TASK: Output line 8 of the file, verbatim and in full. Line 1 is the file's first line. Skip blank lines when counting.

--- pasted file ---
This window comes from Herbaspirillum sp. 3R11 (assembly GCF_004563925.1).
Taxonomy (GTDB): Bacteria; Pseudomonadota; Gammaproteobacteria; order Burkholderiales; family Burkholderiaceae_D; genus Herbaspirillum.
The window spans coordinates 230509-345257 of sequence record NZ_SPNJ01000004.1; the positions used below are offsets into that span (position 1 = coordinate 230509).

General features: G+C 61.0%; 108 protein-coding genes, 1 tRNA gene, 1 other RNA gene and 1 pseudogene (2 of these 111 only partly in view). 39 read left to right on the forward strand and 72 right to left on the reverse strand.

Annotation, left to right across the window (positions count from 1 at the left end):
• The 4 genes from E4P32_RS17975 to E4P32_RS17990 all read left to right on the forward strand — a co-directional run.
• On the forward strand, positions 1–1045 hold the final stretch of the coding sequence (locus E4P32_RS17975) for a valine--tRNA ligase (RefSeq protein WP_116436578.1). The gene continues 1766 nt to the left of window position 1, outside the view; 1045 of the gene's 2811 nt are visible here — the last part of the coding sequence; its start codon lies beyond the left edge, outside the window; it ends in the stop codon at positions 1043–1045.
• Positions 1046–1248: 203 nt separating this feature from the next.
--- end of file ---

• Positions 1046–1248: 203 nt separating this feature from the next.